Thursday, April 24, 2014

If the warning label makes sense you’re too far gone

The machine makes an awful noise, but it’s fun to play with. Ah, the paper shredder, an office worker’s version of a chainsaw.
The shredder was one of the last presents my mom gave me, although as a journalist I wasn’t quite sure what kind of papers I had that were important enough to shred. Certainly nothing to do with my finances, which mainly consisted of the change I had left over after I paid my bar tab.
Anything worth destroying I did the old fashioned way, I soaked it in gin and set it on fire.
But since then I got married and found my wife is averse to me setting fires in our yard. I’ve also discovered the paper shredder is a great way to destroy eviden… Uh, old tax documents. Yeah. Old tax documents.
Then, when recently destroying, uh, old tax documents, I saw something I’d never noticed before, a warning label, which is strange because it’s right on the top where you feed in the papers.
Hmm. A warning label on something called a “paper shredder” seems a bit superfluous. I mean, come on, the machine is called a shredder. SHREDDER. That’s the main villain from “Teenage Mutant Ninja Turtles.” If you use this machine wrong it will roundhouse kick you in face. I thought that was understood.
But there it was.
“No jewelry.
“No paper clips.”
Sure, yeah. That would damage the machinery.
“No fingers.”
I thought we’d been over this. It’s called a shredder. It shreds things. That’s all it does. Why did the manufacturer feel it necessary to tell the operator not to stick his fingers into the shredder? The warning should read, “No cheese.” I hate using a cheese grater. This would save so much time.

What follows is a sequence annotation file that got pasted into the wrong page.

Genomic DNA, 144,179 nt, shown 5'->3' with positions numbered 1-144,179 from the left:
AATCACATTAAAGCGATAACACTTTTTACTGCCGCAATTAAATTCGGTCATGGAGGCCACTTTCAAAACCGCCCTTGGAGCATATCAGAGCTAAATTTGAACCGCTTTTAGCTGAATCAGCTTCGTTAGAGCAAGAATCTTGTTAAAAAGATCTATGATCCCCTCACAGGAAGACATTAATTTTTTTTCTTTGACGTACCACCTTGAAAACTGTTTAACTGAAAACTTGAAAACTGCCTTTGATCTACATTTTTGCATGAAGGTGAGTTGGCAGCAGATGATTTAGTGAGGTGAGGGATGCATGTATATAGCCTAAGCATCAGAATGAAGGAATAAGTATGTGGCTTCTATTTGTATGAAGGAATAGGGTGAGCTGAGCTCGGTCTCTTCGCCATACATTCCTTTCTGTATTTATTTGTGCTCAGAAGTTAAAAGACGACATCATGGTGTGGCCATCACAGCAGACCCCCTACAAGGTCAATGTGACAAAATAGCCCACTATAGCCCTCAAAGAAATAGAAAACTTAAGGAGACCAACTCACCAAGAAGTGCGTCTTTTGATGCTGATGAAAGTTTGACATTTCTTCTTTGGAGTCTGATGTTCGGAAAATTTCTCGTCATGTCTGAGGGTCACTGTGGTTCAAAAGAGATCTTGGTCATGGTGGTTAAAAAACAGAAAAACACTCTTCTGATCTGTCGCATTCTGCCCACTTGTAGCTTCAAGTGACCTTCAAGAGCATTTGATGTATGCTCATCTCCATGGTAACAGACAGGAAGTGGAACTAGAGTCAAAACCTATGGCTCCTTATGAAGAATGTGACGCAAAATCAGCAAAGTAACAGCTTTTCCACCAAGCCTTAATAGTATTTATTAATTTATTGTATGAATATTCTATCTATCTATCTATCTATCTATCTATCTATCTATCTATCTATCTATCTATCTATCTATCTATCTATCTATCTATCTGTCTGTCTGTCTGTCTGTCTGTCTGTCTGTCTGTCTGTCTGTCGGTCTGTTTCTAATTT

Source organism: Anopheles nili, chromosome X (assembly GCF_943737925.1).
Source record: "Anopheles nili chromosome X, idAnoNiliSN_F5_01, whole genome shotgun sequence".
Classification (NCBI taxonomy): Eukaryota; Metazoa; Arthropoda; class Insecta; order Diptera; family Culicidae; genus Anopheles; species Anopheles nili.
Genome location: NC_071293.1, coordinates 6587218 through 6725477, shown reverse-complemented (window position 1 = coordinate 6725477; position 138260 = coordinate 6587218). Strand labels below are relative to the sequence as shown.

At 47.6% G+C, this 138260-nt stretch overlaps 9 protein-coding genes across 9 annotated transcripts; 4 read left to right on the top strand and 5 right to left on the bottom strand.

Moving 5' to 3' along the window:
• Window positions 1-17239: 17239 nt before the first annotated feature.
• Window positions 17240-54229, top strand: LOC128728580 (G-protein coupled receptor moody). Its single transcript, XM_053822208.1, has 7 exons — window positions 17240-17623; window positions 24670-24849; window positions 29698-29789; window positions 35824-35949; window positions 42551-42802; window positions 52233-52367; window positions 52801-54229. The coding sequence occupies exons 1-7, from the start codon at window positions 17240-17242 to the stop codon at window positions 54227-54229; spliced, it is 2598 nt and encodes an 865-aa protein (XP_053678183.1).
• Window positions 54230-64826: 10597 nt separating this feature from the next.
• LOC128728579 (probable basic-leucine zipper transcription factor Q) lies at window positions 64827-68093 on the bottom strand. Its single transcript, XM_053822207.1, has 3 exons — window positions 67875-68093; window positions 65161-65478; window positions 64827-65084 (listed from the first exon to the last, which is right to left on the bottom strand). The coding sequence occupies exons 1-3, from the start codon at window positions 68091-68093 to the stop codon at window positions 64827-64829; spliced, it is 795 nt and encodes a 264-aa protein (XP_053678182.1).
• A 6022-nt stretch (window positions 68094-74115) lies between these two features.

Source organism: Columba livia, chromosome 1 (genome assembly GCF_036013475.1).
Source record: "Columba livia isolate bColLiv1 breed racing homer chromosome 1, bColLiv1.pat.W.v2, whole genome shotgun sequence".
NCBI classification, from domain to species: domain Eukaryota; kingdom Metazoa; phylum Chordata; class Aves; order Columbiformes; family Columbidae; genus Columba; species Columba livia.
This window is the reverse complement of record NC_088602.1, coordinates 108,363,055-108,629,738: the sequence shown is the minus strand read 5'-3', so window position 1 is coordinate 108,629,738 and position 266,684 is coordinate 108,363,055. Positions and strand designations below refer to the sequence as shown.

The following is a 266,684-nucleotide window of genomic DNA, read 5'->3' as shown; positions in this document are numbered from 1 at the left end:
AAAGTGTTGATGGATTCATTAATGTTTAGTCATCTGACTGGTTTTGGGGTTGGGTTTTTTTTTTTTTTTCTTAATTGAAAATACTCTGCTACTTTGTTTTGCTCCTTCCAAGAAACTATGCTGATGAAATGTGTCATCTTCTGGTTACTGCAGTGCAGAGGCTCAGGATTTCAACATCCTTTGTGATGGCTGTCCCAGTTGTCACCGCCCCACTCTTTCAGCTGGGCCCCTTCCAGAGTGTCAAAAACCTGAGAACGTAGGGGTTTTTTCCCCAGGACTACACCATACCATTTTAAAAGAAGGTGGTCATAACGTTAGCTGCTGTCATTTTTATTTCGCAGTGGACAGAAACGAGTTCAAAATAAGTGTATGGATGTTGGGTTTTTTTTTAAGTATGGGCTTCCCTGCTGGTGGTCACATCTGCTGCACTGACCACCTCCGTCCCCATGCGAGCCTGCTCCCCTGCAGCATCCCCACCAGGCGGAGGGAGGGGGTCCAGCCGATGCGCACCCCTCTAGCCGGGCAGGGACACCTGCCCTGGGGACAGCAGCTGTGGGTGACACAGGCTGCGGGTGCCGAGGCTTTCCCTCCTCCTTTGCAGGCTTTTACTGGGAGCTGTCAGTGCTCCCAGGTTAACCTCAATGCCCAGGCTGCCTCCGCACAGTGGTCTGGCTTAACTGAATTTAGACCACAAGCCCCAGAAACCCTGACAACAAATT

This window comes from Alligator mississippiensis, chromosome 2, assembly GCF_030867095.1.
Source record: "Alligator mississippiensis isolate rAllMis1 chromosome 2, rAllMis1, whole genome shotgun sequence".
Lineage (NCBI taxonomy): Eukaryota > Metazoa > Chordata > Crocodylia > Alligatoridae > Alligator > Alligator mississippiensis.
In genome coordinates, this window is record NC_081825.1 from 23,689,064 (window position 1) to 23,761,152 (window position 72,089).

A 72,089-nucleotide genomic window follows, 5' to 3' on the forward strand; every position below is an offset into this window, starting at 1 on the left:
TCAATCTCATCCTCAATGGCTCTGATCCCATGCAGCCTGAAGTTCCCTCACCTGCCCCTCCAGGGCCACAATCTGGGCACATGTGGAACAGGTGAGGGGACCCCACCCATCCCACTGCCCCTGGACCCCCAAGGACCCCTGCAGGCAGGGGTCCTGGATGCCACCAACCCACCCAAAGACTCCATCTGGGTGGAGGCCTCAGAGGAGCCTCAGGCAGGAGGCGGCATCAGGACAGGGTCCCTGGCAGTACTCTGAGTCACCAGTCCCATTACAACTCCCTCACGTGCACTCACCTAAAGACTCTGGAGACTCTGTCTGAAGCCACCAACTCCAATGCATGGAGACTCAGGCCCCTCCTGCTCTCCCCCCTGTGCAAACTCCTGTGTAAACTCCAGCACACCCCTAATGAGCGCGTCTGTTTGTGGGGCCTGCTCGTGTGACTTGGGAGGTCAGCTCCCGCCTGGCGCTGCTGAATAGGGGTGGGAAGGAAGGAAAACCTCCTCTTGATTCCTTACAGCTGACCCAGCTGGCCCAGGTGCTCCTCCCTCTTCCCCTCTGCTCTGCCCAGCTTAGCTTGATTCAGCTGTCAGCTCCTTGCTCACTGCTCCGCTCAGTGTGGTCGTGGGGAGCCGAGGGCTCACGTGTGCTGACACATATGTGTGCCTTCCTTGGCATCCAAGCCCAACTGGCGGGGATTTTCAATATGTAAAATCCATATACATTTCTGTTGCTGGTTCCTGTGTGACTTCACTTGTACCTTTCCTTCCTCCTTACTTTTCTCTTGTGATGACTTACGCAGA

“No neckties.”
First, the image is funny. Some guy leans over, his tie gets stuck in the shredder; it pulls him closer and closer to the Knives of Doom. He shrieks because he doesn’t realize his thumb is right next to the well marked “off” button. Oh, slapstick comedy, you’ve desensitized me so.
“No hair.”
See, “No neckties.”
This is where we sit today. On the shoulders of idiots. In what other country are there product labels warning you that you shouldn’t use a Vidal Sassoon hairdryer while sleeping, music lovers shouldn’t eat their iPod Shuffle (but it said Apple on the box), people who buy a Rowenta iron should never “iron clothes while they are being worn,” or pyromaniacs shouldn’t put Black Cat firecrackers “in mouth.”
The reason these warning labels aren’t funny (they are) is simple. Someone had to do every one of these things.
Fell asleep with a running hair dryer? Happened.
Swallowed an iPod? Happened.
Ironed clothes while wearing them? Heck, I’ve done it. In my defense, it’s not like I was ironing my pants. The article of clothing was a necktie, and I wasn’t inserting it into a paper shredder at the time.
Shoved ignited firecrackers into a mouth? Happened, most probably in Arkansas.
Political hacks, survivalists, and conspiracy theorists claim this country is seeing its last days. We are, but not from an impending apocalypse. It’s because we have people not smart enough to run a paper shredder.
My head hurts.

Jason Offutt’s latest book, “Across a Corn-Swept Land: An epic beer run through the Upper Midwest,” is available at